This is my best processing result but not my first. When I first worked on this image I was into my 2nd cup of coffee the same morning, still hadn’t eaten and was “over-excited”, and when I am “over-excited” I tend to push sliders too far to the right, especially Clarity and sometimes Dehaze (ouch!).
This is what that looks like:
For me this did not reflect my personal experience as it feels too dark and brooding when it was actually highly energetic and intense. This feeling is also mostly due to over using the Dehaze slider. It is a cool look but later I felt I wanted it to be more natural.
I could shoot lighting everyday for the rest of my life and still love it. I love zooming in at 200% and looking super close at lightning. It is awe-inspiring for me. And so, so beautiful. I did 263 frames over 45 minutes. Maybe 30 with strikes!
I now have weather apps that forewarn me of lightning in my area so next time I will be ready to go…as long as I can stay safely on my balcony drinking coffee 8).
A couple of the last strikes of the morning. It was amazing how the colour dramatically cooled at sunrise. Strange, strange weather but I live for it.
I’d love to know what you think of this, or if you have questions ask them here on my blog and I’ll answer them.
“London goes beyond any boundary or convention. It contains every wish or word ever spoken, every action or gesture ever made, every harsh or noble statement ever expressed. It is illimitable. It is Infinite London.” Peter Ackroyd, London
I spent almost twenty years shooting London, in particular at the dawn hours for my two books about the city. This city is for me one of the most inspiring and interesting to photograph, even (maybe especially!) because of the challenges of steely grey skies, abundant drizzly weather and the short daylight hours through the winter. Seeking out good light in London is an adventure in itself, you appreciate it so much when it comes.
The biggest challenge most photographers face when shooting London is creating interesting and unusual shots of the landscape and buildings. Most photographers who are famous for shooting London are known for their street life work. This city is hard to get a handle on.
But what’s special about London is the the landscape and the buildings. They are not just a backdrop for portraits. They can be the subject. And what will help you capture this aspect of the city is being up at dawn – shooting these incredible buildings and cityscapes when no-one one is around. You’ll catch a purer experience of the city.
Here is what I what I want to cover in this post:
Outline the basics of how to technically capture dawn
Give you ideas on some of my favourite places to shoot in the city (the city is way to big for me to tell you all in one post)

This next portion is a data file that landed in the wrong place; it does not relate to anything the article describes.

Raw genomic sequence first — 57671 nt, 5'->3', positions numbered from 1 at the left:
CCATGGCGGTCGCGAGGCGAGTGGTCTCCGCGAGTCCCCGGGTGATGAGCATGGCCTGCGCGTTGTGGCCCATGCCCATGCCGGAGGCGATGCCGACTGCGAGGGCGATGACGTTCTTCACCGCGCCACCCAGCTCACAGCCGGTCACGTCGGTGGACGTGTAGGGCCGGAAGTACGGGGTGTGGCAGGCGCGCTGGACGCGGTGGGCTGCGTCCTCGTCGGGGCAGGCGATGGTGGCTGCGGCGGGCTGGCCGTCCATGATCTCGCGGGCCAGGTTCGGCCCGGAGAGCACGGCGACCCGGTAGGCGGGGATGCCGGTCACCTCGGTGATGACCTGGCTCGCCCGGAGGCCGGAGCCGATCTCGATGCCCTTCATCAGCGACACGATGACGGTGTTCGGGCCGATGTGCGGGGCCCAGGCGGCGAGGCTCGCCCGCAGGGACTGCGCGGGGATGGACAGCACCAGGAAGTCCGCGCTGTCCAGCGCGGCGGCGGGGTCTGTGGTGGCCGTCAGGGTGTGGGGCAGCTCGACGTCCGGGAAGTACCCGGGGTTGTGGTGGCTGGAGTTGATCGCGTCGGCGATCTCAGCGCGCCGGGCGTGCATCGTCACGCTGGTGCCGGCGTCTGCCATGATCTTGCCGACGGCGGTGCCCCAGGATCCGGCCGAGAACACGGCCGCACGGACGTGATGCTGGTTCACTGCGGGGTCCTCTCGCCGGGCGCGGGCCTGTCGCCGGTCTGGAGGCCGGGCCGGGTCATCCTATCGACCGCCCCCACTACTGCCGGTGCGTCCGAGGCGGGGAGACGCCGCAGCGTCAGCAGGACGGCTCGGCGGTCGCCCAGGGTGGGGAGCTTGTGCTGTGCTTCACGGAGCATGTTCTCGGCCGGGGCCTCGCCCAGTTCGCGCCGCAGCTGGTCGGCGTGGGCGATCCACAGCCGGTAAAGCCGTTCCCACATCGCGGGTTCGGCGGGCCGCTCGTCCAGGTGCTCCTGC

Tell you how I captured some of my favourite shots of London
What is fundamentally interesting about shooting London at dawn is that contrast of the urban environment, the overwhelming imprint of human beings on its streets and the ethereal, floating, piercing beauty of mother nature’s light at dawn.
Even the most busy tourist sites, where hundreds and thousands of people swarm to see the stunning views, are empty at dawn. And dawn is time away from distraction when you are connecting with your subject, alone.
Incidentally, Monet believed that most people are blind to their environment. They don’t notice what lies before them, so habitually are we locked into the habit of our minds. But he believed that the light of dawn and sunset actually coloured reality, making it easier for people to see the wonder of the world around them. And that was why he spent so much time painting in the twilight hours. So if Monet believed in the power of dawn, then so can you 🙂
Dawn can be wondrous at any time of the year, but spring, summer and early autumn are my favourites. The transience of the light makes dawn special. And you know that within an hour or two that it will be gone and the feeling of life returning to normal will have invaded the landscape.
“Just before dawn I have the world all to myself.” Terri Guillemets
Note – from here, I have chosen photos of details of London that are interesting to me. I haven’t got any more sweeping views because, quite frankly, they aren’t that difficult to take. Instead I want to look at how you can tell the story of a city by picking out details and smaller scenes.
And I love London’s abundant oddities, like the law that says it’s illegal to die in the Palace of Westminster. I mean how crazy is that?
So here are some ideas, tips and techniques on shooting this great city.